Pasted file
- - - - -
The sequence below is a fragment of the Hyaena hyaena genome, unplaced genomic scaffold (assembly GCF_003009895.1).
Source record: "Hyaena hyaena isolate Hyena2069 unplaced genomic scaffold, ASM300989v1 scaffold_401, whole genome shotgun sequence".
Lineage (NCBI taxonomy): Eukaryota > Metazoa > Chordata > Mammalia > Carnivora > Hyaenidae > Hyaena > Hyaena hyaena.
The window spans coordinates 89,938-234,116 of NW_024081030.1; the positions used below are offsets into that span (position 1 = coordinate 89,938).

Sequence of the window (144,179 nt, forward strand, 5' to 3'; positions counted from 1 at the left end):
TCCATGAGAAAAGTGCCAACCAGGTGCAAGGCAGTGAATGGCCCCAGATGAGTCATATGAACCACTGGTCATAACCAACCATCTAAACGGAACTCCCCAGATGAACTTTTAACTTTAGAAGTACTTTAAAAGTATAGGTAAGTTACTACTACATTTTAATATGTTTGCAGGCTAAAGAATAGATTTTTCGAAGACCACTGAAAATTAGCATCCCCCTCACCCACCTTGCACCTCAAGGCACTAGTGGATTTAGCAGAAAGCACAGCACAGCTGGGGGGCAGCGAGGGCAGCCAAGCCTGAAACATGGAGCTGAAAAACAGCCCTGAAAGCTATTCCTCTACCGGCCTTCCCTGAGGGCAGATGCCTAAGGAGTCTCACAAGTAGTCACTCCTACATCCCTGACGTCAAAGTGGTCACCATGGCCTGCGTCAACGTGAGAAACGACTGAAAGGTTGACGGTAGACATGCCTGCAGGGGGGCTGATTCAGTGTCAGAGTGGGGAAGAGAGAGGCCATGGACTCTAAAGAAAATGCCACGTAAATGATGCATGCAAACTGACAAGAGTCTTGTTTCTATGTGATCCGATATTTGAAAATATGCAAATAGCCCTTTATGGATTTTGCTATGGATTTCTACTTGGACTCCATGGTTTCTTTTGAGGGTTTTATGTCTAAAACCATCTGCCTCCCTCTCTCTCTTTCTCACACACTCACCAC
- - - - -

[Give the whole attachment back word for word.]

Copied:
The sequence below is a fragment of the Hyaena hyaena genome, unplaced genomic scaffold (assembly GCF_003009895.1).
Source record: "Hyaena hyaena isolate Hyena2069 unplaced genomic scaffold, ASM300989v1 scaffold_401, whole genome shotgun sequence".
Lineage (NCBI taxonomy): Eukaryota > Metazoa > Chordata > Mammalia > Carnivora > Hyaenidae > Hyaena > Hyaena hyaena.
The window spans coordinates 89,938-234,116 of NW_024081030.1; the positions used below are offsets into that span (position 1 = coordinate 89,938).

Sequence of the window (144,179 nt, forward strand, 5' to 3'; positions counted from 1 at the left end):
TCCATGAGAAAAGTGCCAACCAGGTGCAAGGCAGTGAATGGCCCCAGATGAGTCATATGAACCACTGGTCATAACCAACCATCTAAACGGAACTCCCCAGATGAACTTTTAACTTTAGAAGTACTTTAAAAGTATAGGTAAGTTACTACTACATTTTAATATGTTTGCAGGCTAAAGAATAGATTTTTCGAAGACCACTGAAAATTAGCATCCCCCTCACCCACCTTGCACCTCAAGGCACTAGTGGATTTAGCAGAAAGCACAGCACAGCTGGGGGGCAGCGAGGGCAGCCAAGCCTGAAACATGGAGCTGAAAAACAGCCCTGAAAGCTATTCCTCTACCGGCCTTCCCTGAGGGCAGATGCCTAAGGAGTCTCACAAGTAGTCACTCCTACATCCCTGACGTCAAAGTGGTCACCATGGCCTGCGTCAACGTGAGAAACGACTGAAAGGTTGACGGTAGACATGCCTGCAGGGGGGCTGATTCAGTGTCAGAGTGGGGAAGAGAGAGGCCATGGACTCTAAAGAAAATGCCACGTAAATGATGCATGCAAACTGACAAGAGTCTTGTTTCTATGTGATCCGATATTTGAAAATATGCAAATAGCCCTTTATGGATTTTGCTATGGATTTCTACTTGGACTCCATGGTTTCTTTTGAGGGTTTTATGTCTAAAACCATCTGCCTCCCTCTCTCTCTTTCTCACACACTCACCAC